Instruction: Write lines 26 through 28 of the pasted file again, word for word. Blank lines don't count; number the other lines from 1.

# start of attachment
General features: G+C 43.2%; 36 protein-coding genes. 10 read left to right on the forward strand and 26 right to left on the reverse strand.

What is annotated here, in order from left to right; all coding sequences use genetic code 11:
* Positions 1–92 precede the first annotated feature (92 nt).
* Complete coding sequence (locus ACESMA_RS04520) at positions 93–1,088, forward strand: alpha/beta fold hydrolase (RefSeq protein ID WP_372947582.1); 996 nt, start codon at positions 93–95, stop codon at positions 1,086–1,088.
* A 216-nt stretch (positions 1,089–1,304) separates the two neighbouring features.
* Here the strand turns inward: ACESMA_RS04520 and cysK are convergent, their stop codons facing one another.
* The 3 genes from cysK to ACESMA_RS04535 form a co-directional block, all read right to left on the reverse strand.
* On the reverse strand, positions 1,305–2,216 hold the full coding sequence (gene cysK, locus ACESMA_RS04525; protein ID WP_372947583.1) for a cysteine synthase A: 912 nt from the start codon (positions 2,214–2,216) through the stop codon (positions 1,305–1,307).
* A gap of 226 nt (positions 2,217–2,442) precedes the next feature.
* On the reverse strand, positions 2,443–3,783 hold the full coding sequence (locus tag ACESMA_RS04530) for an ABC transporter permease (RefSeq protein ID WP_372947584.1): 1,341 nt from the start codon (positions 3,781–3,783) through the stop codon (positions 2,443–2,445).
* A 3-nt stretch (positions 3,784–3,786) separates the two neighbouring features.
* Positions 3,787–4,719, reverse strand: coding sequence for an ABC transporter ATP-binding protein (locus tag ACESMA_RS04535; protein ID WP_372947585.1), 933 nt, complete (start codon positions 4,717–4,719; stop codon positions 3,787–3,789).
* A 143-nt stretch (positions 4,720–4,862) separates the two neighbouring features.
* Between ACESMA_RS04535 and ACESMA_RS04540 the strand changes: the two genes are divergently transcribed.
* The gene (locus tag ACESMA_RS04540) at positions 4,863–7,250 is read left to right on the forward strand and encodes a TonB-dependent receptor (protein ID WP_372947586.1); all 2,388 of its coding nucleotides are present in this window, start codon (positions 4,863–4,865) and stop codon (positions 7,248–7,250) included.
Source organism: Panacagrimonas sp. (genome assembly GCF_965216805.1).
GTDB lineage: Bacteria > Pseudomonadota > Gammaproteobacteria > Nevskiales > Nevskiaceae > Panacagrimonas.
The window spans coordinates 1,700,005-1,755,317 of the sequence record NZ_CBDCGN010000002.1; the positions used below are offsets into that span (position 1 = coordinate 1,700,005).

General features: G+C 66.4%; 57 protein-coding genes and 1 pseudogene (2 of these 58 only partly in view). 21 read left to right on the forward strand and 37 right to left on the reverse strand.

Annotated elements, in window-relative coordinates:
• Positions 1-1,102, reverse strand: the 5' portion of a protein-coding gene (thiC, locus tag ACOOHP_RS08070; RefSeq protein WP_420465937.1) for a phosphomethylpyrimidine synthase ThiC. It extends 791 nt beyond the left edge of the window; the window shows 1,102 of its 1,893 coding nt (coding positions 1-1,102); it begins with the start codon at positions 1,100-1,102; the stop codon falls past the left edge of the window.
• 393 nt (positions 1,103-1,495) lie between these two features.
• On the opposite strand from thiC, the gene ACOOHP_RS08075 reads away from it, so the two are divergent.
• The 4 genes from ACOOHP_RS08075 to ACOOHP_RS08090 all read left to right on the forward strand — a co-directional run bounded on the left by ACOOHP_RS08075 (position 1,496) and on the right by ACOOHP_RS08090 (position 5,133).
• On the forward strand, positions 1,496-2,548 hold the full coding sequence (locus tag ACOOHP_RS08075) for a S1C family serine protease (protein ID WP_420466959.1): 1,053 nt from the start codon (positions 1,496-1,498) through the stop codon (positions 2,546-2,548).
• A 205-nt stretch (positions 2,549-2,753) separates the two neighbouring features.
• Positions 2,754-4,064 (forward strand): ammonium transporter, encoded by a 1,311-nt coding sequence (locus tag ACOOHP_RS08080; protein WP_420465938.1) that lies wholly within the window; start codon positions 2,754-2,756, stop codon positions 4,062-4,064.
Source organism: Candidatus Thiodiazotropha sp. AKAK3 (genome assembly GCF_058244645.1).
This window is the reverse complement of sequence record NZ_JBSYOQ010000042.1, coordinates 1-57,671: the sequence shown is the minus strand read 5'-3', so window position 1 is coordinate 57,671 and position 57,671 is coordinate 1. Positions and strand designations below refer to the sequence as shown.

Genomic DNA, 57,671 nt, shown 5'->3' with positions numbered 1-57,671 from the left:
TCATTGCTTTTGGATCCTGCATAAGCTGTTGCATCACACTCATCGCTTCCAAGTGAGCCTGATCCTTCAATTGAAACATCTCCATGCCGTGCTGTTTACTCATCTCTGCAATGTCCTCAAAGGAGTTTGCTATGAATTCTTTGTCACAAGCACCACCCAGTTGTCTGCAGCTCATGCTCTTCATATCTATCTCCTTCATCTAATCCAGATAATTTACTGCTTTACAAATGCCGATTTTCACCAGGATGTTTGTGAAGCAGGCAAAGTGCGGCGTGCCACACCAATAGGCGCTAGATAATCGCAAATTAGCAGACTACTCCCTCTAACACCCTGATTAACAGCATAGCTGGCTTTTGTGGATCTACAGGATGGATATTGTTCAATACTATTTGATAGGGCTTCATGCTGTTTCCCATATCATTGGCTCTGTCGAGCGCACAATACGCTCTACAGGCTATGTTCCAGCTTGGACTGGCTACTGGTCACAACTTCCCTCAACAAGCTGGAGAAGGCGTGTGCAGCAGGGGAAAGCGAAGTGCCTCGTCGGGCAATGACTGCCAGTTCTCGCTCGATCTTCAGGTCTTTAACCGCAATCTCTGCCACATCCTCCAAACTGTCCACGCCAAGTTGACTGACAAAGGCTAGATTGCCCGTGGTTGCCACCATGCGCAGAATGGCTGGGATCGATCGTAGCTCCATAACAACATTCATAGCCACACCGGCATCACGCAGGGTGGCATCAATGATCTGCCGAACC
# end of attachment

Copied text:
• A 205-nt stretch (positions 2,549-2,753) separates the two neighbouring features.
• Positions 2,754-4,064 (forward strand): ammonium transporter, encoded by a 1,311-nt coding sequence (locus tag ACOOHP_RS08080; protein WP_420465938.1) that lies wholly within the window; start codon positions 2,754-2,756, stop codon positions 4,062-4,064.
Source organism: Candidatus Thiodiazotropha sp. AKAK3 (genome assembly GCF_058244645.1).